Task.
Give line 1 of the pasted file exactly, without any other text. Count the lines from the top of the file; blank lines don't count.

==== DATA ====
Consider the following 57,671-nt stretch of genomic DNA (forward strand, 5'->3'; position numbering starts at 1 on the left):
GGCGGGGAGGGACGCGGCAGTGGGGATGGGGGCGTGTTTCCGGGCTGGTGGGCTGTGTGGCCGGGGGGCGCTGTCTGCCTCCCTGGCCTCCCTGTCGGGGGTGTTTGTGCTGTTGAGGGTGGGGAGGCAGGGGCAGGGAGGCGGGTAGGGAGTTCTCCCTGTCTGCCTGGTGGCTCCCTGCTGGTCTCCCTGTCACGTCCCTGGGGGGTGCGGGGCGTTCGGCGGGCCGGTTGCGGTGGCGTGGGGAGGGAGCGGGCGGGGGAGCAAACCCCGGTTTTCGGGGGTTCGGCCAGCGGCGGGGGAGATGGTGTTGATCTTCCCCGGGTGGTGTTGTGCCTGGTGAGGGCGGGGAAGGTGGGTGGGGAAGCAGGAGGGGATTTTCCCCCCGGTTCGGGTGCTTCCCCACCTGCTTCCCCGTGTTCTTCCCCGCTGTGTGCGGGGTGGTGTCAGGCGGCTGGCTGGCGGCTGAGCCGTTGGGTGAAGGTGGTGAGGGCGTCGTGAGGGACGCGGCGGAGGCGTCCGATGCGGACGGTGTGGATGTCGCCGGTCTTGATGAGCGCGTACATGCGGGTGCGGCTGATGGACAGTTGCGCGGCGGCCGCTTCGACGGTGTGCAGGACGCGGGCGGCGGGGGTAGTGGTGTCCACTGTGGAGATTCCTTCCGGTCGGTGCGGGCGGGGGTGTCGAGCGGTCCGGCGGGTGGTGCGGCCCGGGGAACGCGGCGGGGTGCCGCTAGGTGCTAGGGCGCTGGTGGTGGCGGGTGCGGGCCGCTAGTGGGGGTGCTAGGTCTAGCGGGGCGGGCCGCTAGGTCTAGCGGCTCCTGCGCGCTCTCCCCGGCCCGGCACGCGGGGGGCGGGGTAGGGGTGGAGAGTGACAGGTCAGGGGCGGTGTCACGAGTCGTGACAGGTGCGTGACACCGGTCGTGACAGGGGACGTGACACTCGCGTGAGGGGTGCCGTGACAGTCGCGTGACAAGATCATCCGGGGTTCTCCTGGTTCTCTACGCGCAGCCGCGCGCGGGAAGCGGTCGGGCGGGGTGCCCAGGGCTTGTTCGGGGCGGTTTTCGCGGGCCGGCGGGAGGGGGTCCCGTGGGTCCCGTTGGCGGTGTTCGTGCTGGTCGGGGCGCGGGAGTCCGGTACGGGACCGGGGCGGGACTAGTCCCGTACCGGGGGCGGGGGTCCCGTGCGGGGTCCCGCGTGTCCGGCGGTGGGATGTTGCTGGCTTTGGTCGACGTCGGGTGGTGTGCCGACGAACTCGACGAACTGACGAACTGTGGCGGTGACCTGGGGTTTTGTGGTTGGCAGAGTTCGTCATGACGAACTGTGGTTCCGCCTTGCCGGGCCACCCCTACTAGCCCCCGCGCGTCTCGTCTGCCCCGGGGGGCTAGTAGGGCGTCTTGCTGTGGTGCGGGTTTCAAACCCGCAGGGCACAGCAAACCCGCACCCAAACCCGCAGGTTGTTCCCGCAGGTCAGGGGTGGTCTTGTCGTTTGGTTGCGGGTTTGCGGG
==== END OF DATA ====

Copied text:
Consider the following 57,671-nt stretch of genomic DNA (forward strand, 5'->3'; position numbering starts at 1 on the left):